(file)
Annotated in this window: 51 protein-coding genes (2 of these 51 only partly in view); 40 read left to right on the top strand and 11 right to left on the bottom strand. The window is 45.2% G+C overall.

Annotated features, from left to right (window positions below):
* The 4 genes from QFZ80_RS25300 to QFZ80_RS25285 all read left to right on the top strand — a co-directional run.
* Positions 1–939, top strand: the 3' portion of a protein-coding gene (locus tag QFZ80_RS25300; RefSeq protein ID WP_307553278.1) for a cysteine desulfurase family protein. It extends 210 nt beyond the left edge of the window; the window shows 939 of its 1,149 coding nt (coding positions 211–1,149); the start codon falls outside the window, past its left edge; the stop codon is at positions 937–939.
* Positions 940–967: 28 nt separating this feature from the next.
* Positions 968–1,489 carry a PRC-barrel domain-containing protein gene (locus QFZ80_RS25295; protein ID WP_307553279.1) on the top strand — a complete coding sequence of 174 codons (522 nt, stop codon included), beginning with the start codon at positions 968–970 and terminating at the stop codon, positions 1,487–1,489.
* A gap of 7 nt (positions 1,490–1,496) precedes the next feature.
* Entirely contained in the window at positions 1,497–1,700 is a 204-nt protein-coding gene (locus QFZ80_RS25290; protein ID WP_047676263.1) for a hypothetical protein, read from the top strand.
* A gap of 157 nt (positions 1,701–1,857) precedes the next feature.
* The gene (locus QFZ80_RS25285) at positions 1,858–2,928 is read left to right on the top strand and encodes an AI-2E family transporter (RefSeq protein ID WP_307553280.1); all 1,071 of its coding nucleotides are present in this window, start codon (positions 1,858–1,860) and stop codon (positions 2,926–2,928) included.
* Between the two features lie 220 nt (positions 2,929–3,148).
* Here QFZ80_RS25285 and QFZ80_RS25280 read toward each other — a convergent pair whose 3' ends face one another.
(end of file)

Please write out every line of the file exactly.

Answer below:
Annotated in this window: 51 protein-coding genes (2 of these 51 only partly in view); 40 read left to right on the top strand and 11 right to left on the bottom strand. The window is 45.2% G+C overall.

Annotated features, from left to right (window positions below):
* The 4 genes from QFZ80_RS25300 to QFZ80_RS25285 all read left to right on the top strand — a co-directional run.
* Positions 1–939, top strand: the 3' portion of a protein-coding gene (locus tag QFZ80_RS25300; RefSeq protein ID WP_307553278.1) for a cysteine desulfurase family protein. It extends 210 nt beyond the left edge of the window; the window shows 939 of its 1,149 coding nt (coding positions 211–1,149); the start codon falls outside the window, past its left edge; the stop codon is at positions 937–939.
* Positions 940–967: 28 nt separating this feature from the next.
* Positions 968–1,489 carry a PRC-barrel domain-containing protein gene (locus QFZ80_RS25295; protein ID WP_307553279.1) on the top strand — a complete coding sequence of 174 codons (522 nt, stop codon included), beginning with the start codon at positions 968–970 and terminating at the stop codon, positions 1,487–1,489.
* A gap of 7 nt (positions 1,490–1,496) precedes the next feature.
* Entirely contained in the window at positions 1,497–1,700 is a 204-nt protein-coding gene (locus QFZ80_RS25290; protein ID WP_047676263.1) for a hypothetical protein, read from the top strand.
* A gap of 157 nt (positions 1,701–1,857) precedes the next feature.
* The gene (locus QFZ80_RS25285) at positions 1,858–2,928 is read left to right on the top strand and encodes an AI-2E family transporter (RefSeq protein ID WP_307553280.1); all 1,071 of its coding nucleotides are present in this window, start codon (positions 1,858–1,860) and stop codon (positions 2,926–2,928) included.
* Between the two features lie 220 nt (positions 2,929–3,148).
* Here QFZ80_RS25285 and QFZ80_RS25280 read toward each other — a convergent pair whose 3' ends face one another.